12. There is no dispute that the accused had issued the subject cheque to the Complainant which is a registered Co-operative Credit Society, registered under the Maharashtra Co-operative Societies Act, 1960, as applicable to the State of Goa. The cause title also shows that the complaint was filed by the said Society. On behalf of the Complainant, Resolution No. 20 was produced as exhibit 20. It reads as follows:

It was resolved to authorise Mr. Gaurish P. Shirodkar, Officer-in-charge for Recovery, to attend any Court/ABN case on behalf of our Society against defaulters and our loanee members.
When the Complainant's witness the said Shirodkar was cross-examined on the said Resolution/Authority letter, the Complainant's witness admitted that the said Resolution authorised him to attend Court cases and not to depose on oath. It is contended by learned Counsel on behalf of the accused that this point was raised before both the Courts below. The learned J.M.F.C., merely observed that the Complainant produced on record true extract of the Resolution authorising Gaurish Shirodkar to attend the Court on behalf of the Society. There is no whisper about the said Resolution/Letter of Authority in the Judgment of the learned Appellate Court, which otherwise also is very cryptic. The said Resolution did not authorise the said Gaurish P. Shirodkar, the recovery officer of the Complainant-Co-operative Society, either to file a complaint on behalf of the Complainant, which is a separate legal entity or to depose in support of the Complainant. A complaint under Section 142 of the Act can be filed either by the payee or the holder in due course. The Complainant-Co-operative Society was the payee in his case and the complaint was filed in its name. The authority produced did not sufficiently authorise Shri G. P. Shirodkar either to file the complaint or to depose in support thereof. The Complainant was not sufficiently represented before the Court. Therefore, it could not be said that the complaint filed or the evidence given in support thereof was in accordance with Section 142 of the Act, which requires that the complaint has to be made by the payee or, as the case may be, by the holder in due course of the cheque. In the absence of any Power of Attorney or a valid authority by the Complainant in favour of the said Recovery Officer, the complaint itself could not have been entertained and conviction based on such a complaint, is liable to be set aside.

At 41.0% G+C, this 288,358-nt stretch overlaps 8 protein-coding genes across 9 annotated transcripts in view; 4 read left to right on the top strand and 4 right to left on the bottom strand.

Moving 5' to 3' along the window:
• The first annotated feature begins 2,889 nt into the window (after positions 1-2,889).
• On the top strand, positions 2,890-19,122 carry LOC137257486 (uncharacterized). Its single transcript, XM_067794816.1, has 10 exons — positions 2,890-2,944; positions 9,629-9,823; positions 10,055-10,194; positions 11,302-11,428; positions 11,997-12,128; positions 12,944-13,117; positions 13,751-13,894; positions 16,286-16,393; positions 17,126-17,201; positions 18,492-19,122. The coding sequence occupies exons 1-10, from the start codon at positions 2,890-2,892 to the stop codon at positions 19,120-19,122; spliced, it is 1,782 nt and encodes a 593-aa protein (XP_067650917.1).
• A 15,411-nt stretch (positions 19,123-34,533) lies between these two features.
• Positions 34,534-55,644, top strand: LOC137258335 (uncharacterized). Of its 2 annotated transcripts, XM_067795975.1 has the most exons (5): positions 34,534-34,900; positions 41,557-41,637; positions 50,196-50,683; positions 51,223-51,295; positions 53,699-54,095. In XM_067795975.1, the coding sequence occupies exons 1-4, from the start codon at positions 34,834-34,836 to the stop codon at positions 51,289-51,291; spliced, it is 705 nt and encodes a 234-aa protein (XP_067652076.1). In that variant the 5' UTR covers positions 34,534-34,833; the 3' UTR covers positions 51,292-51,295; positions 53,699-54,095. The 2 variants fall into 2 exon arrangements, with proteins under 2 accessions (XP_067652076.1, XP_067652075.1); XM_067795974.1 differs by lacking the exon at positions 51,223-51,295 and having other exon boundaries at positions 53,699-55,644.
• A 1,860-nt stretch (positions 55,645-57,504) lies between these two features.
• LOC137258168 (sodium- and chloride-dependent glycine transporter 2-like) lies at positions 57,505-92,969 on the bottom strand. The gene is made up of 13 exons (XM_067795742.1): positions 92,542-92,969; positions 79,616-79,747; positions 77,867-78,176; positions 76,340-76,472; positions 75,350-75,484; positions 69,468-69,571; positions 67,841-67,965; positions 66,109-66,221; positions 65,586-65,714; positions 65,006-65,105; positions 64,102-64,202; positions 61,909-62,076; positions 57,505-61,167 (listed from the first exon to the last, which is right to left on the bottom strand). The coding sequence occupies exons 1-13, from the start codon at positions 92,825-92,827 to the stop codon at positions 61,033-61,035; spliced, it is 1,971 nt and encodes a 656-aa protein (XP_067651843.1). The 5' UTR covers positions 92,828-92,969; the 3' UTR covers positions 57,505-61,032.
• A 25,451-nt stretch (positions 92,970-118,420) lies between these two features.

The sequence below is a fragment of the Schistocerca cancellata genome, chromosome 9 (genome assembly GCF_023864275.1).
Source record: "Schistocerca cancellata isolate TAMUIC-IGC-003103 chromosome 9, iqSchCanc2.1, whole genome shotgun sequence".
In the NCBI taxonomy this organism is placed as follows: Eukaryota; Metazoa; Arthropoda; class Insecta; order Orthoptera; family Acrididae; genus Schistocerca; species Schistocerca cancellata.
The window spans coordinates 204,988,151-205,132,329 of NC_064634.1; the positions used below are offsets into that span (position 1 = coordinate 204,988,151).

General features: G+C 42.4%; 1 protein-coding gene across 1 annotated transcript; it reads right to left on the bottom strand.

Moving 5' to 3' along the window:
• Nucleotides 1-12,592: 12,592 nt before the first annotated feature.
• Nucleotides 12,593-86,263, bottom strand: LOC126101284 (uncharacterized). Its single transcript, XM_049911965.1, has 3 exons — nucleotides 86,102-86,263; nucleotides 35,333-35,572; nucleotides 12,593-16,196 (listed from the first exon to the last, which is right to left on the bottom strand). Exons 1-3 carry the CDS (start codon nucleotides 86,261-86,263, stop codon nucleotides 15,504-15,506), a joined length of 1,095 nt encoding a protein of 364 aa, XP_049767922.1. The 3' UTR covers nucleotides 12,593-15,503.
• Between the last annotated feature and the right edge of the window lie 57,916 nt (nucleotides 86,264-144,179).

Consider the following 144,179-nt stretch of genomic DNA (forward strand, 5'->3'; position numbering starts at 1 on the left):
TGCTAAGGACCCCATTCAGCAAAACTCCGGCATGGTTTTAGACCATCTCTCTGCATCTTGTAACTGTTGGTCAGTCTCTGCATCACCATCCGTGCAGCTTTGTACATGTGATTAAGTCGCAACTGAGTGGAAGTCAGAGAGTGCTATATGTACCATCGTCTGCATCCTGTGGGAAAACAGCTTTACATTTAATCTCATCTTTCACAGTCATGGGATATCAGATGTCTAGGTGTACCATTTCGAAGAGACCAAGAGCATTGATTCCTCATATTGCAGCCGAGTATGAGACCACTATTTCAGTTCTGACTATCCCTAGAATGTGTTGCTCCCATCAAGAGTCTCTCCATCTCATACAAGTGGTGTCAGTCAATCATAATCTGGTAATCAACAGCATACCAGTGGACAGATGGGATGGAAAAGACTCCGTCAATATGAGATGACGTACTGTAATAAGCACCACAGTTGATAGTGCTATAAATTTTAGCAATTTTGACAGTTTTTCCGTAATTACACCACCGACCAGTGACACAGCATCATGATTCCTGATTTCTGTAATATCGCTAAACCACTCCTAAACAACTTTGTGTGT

13. Consequently, the Criminal Revision Application deserves to succeed. The judgments of both the Courts below are hereby set aside. Consequently, the accused shall be acquitted under Section 138 of the Act.